The Fight for Democracy in Nepal

The well-known Kot Massacre saw to the rise of the Rana regime. They ruled Nepal for approximately 104 years, before there was any hope for democracy in Nepal. The members of the Rana regime were Britain’s allies and supported their war efforts during World War I and World War 2. It took the determination of a King who was blackmailed and forced to back the Ranas, to take a stand - and he did.

By the year 1950, the growing unhappiness of the Nepali people was evident, with a few anti-Rana political parties flaring up all over the country. King Tribhuvan fled to India with his family to escape the wrath of the Ranas, who were quickly losing ground. Public outrage and uproar led by King Tribhuvan soon toppled the Rana regime. The King was reinstated as the ruler of Nepal in 1951 and he set about transforming Nepal into a democratic country. With political parties, voting rights and the freedom to make their own decisions, it seemed that democracy in Nepal was going to thrive.

By 1959 King Tribhuvan died and his son, King Mahendra, was in power. After a failed election, the government was dismissed and political parties were abolished. King Mahendra established a new government that consisted of councils and not political parties. This gave the King sole power of the country and small changes (such as Nepali being the only official language) created a time bomb waiting to explode. The Mahendra Museum has detailed exhibits on his life as king and the decisions he made that influenced the country. As expected, student demonstrations and public upset had the country in turmoil as King Birendra succeeded his father in 1972. Unfortunately, so much damage had been done to Nepal that the 1991 elections and another change in government procedures just worsened the economic crisis of the country.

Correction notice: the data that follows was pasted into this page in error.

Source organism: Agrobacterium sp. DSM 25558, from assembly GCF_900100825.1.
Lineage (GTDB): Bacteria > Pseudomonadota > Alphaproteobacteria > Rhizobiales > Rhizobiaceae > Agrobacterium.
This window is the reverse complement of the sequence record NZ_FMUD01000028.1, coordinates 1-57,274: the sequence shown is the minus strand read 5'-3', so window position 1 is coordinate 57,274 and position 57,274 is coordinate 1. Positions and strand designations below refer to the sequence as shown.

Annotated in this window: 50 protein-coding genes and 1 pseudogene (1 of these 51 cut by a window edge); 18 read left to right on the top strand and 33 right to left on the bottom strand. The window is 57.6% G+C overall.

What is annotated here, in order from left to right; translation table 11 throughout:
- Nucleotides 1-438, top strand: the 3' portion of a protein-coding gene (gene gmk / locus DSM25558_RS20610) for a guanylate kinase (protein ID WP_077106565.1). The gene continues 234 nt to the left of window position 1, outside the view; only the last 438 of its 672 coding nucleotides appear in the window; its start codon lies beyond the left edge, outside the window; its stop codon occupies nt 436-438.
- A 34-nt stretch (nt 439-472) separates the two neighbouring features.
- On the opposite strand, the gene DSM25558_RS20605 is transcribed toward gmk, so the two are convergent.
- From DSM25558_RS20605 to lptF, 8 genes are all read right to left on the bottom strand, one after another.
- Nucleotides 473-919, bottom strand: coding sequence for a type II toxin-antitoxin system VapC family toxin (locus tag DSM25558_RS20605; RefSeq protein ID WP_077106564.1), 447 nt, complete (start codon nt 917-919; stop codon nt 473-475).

Over the following years, the reoccurring violence and political struggles had not yet ceased. With the vast differences in options between political parties, the lapse in constitutional rights, the uprising of rebel parties such as the Maoists and the restrictions in press, makes one wonder is there will ever be true democracy in Nepal. Though the position in Nepal currently seems to have improved, one never knows when the next battle might begin.

 



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atul kumar srivastava - 2011-05-23 01:47:02

for knowledge

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